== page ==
A Merciful Grand Jury 


Kentucky Lad, Who Had Committed Burglary, Treated Very Kindly


Newport, Ky., Nov. 16. – The Grand Jury of Campbell County did a queer thing to-day.   The case of Charles W. Shotwell, aged seventeen years, for housebreaking, was heard.  The boy had been in jail three months.  He was in rags and almost barefoot when brought before the Grand Jury.  He said his parents died years ago and he was without home or friends.  Driven to desperation, he joined an older person in attempting to break into a house.  The other person escaped.  Shotwell concealed nothing, and his story was corroborated.   The jury found no indictment, but instead made up a purse for Shotwell, procured new clothing for him, and set him free, simply extracting a promise that he would lead a better life.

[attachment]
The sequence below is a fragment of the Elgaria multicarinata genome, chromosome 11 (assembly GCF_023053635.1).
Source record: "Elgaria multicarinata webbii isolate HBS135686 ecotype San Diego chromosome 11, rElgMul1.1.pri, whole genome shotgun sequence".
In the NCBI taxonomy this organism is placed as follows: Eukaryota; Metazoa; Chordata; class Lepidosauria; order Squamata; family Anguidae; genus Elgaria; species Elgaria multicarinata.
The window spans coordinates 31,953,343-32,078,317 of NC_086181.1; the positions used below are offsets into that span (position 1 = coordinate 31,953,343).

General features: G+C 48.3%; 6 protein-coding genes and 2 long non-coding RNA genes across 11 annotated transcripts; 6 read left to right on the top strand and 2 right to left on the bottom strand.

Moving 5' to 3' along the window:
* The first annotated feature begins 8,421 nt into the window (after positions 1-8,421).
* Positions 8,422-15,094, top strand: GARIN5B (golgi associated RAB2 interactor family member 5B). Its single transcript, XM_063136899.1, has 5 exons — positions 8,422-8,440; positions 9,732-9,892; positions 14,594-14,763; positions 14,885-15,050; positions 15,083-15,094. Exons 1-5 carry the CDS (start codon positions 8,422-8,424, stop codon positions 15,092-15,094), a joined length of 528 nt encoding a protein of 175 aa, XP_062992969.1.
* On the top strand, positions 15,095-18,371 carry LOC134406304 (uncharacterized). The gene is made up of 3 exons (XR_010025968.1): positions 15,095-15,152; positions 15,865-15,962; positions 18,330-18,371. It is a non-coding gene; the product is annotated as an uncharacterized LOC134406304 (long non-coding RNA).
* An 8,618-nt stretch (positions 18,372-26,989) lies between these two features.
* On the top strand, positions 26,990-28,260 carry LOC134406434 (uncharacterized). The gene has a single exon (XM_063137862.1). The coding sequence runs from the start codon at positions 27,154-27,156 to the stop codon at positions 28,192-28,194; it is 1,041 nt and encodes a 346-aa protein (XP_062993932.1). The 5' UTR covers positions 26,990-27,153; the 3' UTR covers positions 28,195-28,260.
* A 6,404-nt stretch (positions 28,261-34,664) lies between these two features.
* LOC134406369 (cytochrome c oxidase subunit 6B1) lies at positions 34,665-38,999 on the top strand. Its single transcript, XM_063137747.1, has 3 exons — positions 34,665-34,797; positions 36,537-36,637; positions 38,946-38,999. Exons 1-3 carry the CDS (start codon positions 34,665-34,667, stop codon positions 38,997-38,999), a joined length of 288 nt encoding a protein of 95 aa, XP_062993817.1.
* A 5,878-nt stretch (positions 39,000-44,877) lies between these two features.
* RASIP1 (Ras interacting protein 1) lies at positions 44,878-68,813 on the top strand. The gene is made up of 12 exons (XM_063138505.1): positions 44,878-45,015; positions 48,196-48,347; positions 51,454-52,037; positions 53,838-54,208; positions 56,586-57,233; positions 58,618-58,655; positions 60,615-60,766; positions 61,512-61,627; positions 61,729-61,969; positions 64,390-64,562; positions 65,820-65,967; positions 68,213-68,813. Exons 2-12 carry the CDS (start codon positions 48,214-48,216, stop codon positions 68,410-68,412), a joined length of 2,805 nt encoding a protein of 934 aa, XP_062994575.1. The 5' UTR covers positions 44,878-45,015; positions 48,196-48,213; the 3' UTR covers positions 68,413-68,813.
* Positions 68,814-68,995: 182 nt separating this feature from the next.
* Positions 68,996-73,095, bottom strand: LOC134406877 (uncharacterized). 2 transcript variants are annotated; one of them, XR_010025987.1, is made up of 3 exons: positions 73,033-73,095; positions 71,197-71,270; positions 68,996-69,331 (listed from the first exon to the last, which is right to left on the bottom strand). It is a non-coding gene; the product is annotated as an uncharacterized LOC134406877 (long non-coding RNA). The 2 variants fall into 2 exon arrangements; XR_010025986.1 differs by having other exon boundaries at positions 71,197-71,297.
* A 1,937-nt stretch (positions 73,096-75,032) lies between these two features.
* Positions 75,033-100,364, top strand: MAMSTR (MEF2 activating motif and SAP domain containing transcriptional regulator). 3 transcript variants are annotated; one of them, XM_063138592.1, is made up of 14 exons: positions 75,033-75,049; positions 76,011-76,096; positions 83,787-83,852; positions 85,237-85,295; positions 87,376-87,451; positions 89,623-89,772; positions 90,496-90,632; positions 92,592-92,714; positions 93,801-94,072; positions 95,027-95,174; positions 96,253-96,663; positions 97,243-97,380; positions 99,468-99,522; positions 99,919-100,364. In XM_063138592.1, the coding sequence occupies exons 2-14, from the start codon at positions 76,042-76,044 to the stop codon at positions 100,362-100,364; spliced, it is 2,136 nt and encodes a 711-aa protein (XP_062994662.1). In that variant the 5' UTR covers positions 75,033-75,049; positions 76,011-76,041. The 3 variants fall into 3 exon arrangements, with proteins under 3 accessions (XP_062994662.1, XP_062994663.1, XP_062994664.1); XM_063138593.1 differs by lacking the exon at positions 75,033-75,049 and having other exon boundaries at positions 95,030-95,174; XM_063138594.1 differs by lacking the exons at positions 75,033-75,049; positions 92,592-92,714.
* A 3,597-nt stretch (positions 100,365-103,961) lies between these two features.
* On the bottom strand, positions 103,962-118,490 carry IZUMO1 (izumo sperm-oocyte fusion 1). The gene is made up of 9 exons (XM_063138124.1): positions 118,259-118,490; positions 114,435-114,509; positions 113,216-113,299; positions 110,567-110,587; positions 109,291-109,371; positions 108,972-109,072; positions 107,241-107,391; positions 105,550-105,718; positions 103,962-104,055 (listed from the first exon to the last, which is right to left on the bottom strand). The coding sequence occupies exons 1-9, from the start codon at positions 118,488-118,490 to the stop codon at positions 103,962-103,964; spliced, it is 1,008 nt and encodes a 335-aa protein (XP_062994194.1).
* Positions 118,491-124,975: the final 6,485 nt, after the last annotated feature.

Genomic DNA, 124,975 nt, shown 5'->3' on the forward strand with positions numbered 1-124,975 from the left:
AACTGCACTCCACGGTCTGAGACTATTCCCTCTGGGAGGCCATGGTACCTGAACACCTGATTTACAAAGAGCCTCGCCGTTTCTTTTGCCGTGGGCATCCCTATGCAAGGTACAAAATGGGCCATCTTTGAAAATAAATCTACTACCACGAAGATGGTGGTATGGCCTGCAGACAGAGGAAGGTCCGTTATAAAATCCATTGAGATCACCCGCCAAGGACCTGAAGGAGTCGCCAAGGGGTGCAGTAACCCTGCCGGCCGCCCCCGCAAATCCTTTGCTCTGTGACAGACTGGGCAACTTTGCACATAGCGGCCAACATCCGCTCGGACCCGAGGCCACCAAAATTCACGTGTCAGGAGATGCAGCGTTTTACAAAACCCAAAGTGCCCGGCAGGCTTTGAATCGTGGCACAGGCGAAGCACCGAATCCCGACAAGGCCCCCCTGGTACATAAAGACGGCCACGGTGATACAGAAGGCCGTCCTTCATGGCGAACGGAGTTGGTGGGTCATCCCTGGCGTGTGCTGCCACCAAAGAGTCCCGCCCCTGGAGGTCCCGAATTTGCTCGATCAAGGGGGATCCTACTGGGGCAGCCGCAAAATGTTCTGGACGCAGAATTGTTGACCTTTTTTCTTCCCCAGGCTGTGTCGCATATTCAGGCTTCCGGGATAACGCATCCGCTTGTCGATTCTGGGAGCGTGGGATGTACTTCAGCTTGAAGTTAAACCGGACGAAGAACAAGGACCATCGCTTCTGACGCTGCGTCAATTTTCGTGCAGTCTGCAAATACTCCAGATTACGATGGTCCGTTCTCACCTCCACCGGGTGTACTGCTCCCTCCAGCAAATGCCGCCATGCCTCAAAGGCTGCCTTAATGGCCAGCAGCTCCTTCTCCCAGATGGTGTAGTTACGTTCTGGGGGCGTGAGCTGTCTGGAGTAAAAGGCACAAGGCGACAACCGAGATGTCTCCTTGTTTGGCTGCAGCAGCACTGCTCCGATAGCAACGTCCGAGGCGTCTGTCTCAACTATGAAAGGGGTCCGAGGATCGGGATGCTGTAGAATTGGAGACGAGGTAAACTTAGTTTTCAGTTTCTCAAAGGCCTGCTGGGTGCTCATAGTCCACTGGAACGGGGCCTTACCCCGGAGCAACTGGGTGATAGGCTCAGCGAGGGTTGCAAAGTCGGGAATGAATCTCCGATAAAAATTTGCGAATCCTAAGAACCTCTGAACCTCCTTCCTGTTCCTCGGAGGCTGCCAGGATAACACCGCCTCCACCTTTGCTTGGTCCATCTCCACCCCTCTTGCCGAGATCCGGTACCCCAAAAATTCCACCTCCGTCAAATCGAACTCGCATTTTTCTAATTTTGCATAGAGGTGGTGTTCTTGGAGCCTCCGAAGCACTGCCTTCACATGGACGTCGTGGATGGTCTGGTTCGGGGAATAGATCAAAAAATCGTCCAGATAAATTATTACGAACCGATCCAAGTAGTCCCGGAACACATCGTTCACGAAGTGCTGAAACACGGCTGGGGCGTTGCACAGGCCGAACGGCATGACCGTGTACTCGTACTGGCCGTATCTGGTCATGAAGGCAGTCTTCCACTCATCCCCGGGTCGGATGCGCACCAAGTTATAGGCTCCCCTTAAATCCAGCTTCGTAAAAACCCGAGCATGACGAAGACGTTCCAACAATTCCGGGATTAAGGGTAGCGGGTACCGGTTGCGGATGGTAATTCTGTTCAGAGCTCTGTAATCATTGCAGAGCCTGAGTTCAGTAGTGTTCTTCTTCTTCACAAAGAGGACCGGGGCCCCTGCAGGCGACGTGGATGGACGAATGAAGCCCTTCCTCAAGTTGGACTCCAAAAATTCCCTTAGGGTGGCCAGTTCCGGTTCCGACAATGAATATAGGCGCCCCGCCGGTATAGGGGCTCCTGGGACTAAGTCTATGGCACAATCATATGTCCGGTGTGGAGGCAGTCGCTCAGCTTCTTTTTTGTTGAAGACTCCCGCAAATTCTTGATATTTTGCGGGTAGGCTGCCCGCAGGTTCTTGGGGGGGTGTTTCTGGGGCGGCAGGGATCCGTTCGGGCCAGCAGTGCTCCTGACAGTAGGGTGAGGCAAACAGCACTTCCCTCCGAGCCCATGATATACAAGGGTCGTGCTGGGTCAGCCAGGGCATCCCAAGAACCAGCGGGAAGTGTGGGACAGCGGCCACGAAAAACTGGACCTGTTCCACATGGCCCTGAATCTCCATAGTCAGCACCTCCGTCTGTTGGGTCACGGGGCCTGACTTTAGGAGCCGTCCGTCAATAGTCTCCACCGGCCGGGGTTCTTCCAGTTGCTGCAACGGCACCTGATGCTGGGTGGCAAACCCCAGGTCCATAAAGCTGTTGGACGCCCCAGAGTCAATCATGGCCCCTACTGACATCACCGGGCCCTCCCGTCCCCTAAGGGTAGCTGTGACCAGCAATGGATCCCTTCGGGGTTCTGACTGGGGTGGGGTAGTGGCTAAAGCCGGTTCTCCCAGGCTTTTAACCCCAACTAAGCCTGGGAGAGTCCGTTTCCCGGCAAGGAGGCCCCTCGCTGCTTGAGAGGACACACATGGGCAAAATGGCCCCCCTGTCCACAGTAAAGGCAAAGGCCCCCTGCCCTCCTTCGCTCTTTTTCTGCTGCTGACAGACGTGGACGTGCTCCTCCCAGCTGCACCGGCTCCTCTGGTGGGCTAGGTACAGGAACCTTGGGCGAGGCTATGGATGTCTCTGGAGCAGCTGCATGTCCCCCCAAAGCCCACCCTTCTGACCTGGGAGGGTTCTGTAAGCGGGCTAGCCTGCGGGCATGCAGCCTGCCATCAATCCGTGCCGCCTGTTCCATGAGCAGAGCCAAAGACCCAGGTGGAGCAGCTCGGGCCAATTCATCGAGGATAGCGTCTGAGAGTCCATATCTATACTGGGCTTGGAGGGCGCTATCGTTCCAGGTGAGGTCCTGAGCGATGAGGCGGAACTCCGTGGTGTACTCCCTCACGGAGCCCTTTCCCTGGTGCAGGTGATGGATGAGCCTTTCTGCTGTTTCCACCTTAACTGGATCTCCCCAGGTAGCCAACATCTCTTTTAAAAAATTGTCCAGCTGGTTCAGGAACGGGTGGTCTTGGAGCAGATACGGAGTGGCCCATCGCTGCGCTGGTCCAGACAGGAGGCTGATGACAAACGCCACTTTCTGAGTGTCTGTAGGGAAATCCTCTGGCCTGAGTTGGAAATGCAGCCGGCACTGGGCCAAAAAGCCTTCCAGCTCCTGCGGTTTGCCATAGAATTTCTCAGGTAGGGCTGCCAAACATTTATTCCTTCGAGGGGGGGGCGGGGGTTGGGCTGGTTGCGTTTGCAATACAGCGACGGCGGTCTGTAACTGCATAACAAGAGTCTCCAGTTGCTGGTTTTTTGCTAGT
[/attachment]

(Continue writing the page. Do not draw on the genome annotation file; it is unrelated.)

From the New York Times of November 17, 1897, and likely reprinted from a Cincinnati paper.


Somebody asked us what happened to the young man.

So we've tracked him thru some census records and find him moving from city to city, ie. Detroit and Chicago, and his occupation is listed as Engineer. Information leads us to believe he was either a railroad engineer, or an engineer building structures for the railroad. In any event, the grand jury's faith was well placed.

Exitus acta probat.